When Dr. Carrau and researchers at the University of Pittsburgh began performing the endoscopic procedures, cerebrospinal fluid leaks occurred in about one in four patients. The use of the flap immediately decreased the leak rate to 6 percent, and now it is down to 4 percent.
Explore This IssueNovember 2008
Of the 39 patients treated by his team, 11 operations involved esthesioneuroblastomas. The rest of the procedures included neuroendocrine tumors, adenocarcinomas, melanomas, and various other tumor types. The follow-up ranged from six to 61 months. Currently, 36 of 39 patients have no evidence of disease; three patients died of disease, at six months, 10 months, and 18 months following surgery.
Combining his data with those from the University of Miami, we have 22 esthesionseuroblastoma patients with a mean follow-up of 31 months. We had one conversion to an open approach and two positive margins. All the patients in the series, ranging from nine to 104 months postsurgery, have no evidence of disease. Three patients experienced cerebrospinal fluid leaks, Dr. Carrau said.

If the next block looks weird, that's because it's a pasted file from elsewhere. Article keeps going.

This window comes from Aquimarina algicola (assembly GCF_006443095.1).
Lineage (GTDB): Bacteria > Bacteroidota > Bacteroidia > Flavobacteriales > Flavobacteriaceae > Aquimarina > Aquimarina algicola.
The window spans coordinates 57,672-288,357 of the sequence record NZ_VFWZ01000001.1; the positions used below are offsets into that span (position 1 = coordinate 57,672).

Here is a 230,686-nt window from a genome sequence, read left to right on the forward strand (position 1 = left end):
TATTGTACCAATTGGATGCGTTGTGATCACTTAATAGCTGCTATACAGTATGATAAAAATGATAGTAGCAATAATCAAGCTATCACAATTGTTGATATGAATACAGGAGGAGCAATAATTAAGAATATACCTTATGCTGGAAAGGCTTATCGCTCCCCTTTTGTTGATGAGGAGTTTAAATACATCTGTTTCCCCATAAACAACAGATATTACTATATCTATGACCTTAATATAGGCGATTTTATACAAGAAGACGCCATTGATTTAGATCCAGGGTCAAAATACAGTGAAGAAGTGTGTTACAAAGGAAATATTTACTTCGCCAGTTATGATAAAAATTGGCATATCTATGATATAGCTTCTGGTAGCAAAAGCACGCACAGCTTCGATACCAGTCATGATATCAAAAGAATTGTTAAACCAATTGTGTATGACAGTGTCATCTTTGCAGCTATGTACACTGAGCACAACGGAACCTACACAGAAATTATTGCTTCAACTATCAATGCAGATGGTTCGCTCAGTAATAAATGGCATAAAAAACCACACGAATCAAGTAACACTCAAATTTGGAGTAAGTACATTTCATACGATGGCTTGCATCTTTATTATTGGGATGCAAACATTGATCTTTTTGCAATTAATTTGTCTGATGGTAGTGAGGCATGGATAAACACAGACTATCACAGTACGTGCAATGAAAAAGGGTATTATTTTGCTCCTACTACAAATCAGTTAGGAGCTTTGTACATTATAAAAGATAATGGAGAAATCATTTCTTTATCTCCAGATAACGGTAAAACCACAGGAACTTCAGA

Endoscopy Pros and Cons
Dr. Carrau said that another advantage of the endoscopic approach is that the surgeon has better visualization of the surgical field. With microsurgery, it doesn’t matter how big you magnify it-you will get the same structure, he argued. With the endoscope, you can look around the corners.
In performing endoscopic oral cancer procedures, Dr. Carrau noted jokingly, Our philosophy is that you take bone out until you think it is too much, and then you take some more. It isn’t enough to be able to see; you have to work in the area.
He said that the disadvantages of endoscopic surgery include the fact that there is a steep learning curve, the procedures are instrumentation- and technology-dependent, it has a two-dimensional field of view, and there are some reimbursement issues that need to be solved.
Dr. Carrau said that some people might consider the necessity of requiring two surgeons as another disadvantage. However, I see that as an advantage, not really a disadvantage, he said.
The take-home message is that these cases should be handled as a team surgery; surgeons should be trained in both open and endoscopic techniques. Incremental learning is really a key to this type of procedure, he said.
He advised clinicians interested in performing the procedure using endoscopic approaches to go to courses, do various dissections, and work slowly. Keep yourself within the capabilities of your team, he said. When you move into the lateral skull base, you have to have a lot of experience on your team to handle vascular complications so you don’t have a catastrophe on your hands. Institutional support is also key. You need adjunctive, complementary specialists around you, such as interventional radiologists, who can get you out of trouble.